Fortress Wallaby is no ordinary piece of fenced off ground, it's beautiful (if a fence can be beautiful - I think it can). Fortress Wallaby was made by our neighbour, I'll call him Woody - I don't think he'd object, and Woody as you might expect is very handy with wood (and fences).
The strainer posts and stays are cut from fallen or dead trees on the property - ones that if not already fallen, needed to come down as they were too close to the house.
The wood is so beautifully red where it is newly cut and so grey and lichened a patina where it has weathered the weather.
In places, the fence looks like a mythical animal - perhaps a little like old Nessy of Loch fame without the abundant water and trapped behind chicken wire.
The first beds are being formed from old bridge decking and more fallen wood along with cardboard boxes, piles and piles of manure of all sorts and yard muckings, lucerne and mowings.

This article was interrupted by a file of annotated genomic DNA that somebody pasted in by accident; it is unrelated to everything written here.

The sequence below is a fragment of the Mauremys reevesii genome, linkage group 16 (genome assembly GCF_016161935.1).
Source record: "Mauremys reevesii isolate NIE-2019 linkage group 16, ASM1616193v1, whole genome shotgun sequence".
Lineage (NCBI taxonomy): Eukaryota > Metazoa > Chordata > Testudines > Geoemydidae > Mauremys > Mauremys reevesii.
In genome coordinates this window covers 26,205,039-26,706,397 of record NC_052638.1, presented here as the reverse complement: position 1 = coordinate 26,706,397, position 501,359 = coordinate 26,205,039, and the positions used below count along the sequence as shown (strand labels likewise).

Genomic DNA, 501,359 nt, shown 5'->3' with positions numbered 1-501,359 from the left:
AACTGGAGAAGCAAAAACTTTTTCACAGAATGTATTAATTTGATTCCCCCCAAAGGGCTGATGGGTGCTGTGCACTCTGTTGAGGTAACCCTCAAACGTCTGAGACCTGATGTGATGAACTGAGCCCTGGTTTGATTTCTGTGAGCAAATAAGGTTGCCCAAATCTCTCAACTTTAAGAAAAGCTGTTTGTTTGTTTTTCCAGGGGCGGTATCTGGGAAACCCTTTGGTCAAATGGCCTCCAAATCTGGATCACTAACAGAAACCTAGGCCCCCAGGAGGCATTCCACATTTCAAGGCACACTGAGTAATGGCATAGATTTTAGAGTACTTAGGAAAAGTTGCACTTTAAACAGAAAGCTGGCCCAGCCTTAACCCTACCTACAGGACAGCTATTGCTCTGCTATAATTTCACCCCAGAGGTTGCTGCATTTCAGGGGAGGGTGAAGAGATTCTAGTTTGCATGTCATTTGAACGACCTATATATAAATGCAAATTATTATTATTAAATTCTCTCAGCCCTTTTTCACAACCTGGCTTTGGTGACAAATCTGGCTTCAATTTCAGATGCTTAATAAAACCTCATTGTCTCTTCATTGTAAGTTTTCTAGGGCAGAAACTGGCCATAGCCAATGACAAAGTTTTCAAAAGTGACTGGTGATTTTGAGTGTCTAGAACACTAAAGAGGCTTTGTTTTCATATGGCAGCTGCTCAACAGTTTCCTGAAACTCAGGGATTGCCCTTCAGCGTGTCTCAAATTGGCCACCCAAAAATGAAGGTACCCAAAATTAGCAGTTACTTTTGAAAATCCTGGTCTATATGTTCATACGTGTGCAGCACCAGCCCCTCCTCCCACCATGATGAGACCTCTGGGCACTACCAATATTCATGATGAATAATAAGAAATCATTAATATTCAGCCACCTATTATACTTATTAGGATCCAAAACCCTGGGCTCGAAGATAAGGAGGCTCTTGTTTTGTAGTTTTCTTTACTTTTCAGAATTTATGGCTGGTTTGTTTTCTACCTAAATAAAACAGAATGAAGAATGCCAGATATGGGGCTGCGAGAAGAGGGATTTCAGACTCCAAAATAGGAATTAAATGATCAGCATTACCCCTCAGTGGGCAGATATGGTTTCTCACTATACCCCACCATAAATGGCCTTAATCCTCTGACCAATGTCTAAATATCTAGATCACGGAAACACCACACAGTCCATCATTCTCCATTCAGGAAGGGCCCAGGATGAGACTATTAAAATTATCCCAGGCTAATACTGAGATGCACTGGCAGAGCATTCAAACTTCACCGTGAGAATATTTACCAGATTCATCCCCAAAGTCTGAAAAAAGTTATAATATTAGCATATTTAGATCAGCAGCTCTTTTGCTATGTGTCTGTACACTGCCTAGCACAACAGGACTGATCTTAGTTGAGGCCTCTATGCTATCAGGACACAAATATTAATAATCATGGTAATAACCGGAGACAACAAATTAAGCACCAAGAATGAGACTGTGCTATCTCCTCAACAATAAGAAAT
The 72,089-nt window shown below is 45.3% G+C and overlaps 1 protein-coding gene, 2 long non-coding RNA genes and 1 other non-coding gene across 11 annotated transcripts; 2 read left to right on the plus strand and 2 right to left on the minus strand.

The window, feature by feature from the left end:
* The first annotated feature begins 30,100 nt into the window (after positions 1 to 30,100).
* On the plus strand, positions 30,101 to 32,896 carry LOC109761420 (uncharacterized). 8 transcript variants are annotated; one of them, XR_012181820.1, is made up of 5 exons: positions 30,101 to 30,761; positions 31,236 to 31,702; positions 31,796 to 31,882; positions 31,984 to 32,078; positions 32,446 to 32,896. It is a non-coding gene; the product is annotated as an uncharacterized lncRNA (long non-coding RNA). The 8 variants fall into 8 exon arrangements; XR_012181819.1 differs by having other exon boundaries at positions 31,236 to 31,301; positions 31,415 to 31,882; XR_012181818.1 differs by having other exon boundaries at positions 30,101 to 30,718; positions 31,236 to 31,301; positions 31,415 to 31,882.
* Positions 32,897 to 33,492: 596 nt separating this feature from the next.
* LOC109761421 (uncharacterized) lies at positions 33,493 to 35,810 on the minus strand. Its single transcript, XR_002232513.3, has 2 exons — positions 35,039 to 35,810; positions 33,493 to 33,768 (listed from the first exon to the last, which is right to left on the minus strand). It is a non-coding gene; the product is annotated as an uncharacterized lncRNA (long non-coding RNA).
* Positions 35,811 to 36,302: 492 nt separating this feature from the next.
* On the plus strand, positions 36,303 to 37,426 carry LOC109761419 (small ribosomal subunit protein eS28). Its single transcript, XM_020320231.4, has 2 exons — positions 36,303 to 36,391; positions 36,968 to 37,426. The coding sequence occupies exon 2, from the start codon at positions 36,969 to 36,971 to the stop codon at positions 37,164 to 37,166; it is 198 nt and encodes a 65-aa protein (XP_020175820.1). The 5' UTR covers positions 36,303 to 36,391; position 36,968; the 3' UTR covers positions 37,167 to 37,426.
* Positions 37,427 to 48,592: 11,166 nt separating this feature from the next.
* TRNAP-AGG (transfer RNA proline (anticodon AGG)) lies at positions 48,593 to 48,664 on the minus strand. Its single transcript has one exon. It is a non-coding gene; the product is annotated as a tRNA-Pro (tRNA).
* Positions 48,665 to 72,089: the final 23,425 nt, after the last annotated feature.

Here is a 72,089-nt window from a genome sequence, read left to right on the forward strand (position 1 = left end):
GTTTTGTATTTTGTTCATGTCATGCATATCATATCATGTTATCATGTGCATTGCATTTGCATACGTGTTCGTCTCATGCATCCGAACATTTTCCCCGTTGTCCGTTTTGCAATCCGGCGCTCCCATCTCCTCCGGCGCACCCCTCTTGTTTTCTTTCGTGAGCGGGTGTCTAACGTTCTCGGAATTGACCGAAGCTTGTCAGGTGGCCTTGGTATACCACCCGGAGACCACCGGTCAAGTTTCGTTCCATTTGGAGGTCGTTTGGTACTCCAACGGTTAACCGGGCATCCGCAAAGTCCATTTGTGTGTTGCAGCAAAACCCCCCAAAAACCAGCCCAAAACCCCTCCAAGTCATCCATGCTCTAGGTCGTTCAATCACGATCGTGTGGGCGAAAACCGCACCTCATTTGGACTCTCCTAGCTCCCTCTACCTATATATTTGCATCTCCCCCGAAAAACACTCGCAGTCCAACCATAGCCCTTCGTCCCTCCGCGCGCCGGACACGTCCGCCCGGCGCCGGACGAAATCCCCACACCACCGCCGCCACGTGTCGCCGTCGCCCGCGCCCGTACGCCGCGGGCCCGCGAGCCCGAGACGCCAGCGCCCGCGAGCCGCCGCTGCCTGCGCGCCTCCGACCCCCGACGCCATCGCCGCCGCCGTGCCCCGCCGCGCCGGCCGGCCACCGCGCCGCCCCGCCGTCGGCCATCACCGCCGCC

I'll take it one bed at a time.
This concoction will be allowed to stew for as long as I can stand it and then gradually I will plant up, first with things that need to go in over winter - raspberries, asparagus and bare rooted fruit trees - what else should go in in winter? And then the plantings for summer.
I have some pretty wonderful views from the new patch to keep me musing while I plant, manure and weed.
Finally we are under way. With such a beautiful fence line I had better grow some pretty wonderful vegetables!
While we are pretty sure that this fence will keep the wallabies out, it appears that the chickens are not at all deterred!
I have warned them that they might look nice stuffed and mounted as fence sentinels if they are not careful!
Watch out Muriel....
I am very glad that wallabies can't fly.